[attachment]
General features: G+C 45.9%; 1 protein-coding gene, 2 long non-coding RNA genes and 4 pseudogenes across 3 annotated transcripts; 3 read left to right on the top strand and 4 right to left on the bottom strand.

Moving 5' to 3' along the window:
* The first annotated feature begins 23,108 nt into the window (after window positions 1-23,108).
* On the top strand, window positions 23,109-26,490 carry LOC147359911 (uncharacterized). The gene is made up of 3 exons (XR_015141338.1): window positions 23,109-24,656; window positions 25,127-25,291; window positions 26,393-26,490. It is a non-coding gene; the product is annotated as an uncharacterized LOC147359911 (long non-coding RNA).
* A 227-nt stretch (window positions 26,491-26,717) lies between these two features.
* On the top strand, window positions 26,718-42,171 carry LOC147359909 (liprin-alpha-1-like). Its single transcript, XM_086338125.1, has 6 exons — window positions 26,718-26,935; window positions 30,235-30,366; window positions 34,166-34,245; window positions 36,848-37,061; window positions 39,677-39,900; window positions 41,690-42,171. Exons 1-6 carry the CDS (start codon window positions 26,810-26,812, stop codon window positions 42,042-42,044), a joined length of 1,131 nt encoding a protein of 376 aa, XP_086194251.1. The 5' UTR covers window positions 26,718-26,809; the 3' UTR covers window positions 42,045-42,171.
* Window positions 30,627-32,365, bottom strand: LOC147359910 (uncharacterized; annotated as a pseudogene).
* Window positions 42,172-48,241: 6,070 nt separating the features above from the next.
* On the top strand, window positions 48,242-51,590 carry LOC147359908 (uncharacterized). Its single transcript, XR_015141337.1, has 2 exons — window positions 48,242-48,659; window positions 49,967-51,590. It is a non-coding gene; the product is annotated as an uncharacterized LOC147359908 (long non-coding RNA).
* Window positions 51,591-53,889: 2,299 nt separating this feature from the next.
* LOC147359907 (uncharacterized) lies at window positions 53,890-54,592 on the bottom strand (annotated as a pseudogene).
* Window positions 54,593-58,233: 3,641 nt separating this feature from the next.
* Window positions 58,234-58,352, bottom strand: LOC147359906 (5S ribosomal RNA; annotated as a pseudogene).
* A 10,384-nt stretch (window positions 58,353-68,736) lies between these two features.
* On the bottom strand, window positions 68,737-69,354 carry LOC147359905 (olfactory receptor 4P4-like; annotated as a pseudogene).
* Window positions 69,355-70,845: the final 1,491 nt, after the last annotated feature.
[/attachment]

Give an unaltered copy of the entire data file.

General features: G+C 45.9%; 1 protein-coding gene, 2 long non-coding RNA genes and 4 pseudogenes across 3 annotated transcripts; 3 read left to right on the top strand and 4 right to left on the bottom strand.

Moving 5' to 3' along the window:
* The first annotated feature begins 23,108 nt into the window (after window positions 1-23,108).
* On the top strand, window positions 23,109-26,490 carry LOC147359911 (uncharacterized). The gene is made up of 3 exons (XR_015141338.1): window positions 23,109-24,656; window positions 25,127-25,291; window positions 26,393-26,490. It is a non-coding gene; the product is annotated as an uncharacterized LOC147359911 (long non-coding RNA).
* A 227-nt stretch (window positions 26,491-26,717) lies between these two features.
* On the top strand, window positions 26,718-42,171 carry LOC147359909 (liprin-alpha-1-like). Its single transcript, XM_086338125.1, has 6 exons — window positions 26,718-26,935; window positions 30,235-30,366; window positions 34,166-34,245; window positions 36,848-37,061; window positions 39,677-39,900; window positions 41,690-42,171. Exons 1-6 carry the CDS (start codon window positions 26,810-26,812, stop codon window positions 42,042-42,044), a joined length of 1,131 nt encoding a protein of 376 aa, XP_086194251.1. The 5' UTR covers window positions 26,718-26,809; the 3' UTR covers window positions 42,045-42,171.
* Window positions 30,627-32,365, bottom strand: LOC147359910 (uncharacterized; annotated as a pseudogene).
* Window positions 42,172-48,241: 6,070 nt separating the features above from the next.
* On the top strand, window positions 48,242-51,590 carry LOC147359908 (uncharacterized). Its single transcript, XR_015141337.1, has 2 exons — window positions 48,242-48,659; window positions 49,967-51,590. It is a non-coding gene; the product is annotated as an uncharacterized LOC147359908 (long non-coding RNA).
* Window positions 51,591-53,889: 2,299 nt separating this feature from the next.
* LOC147359907 (uncharacterized) lies at window positions 53,890-54,592 on the bottom strand (annotated as a pseudogene).
* Window positions 54,593-58,233: 3,641 nt separating this feature from the next.
* Window positions 58,234-58,352, bottom strand: LOC147359906 (5S ribosomal RNA; annotated as a pseudogene).
* A 10,384-nt stretch (window positions 58,353-68,736) lies between these two features.
* On the bottom strand, window positions 68,737-69,354 carry LOC147359905 (olfactory receptor 4P4-like; annotated as a pseudogene).
* Window positions 69,355-70,845: the final 1,491 nt, after the last annotated feature.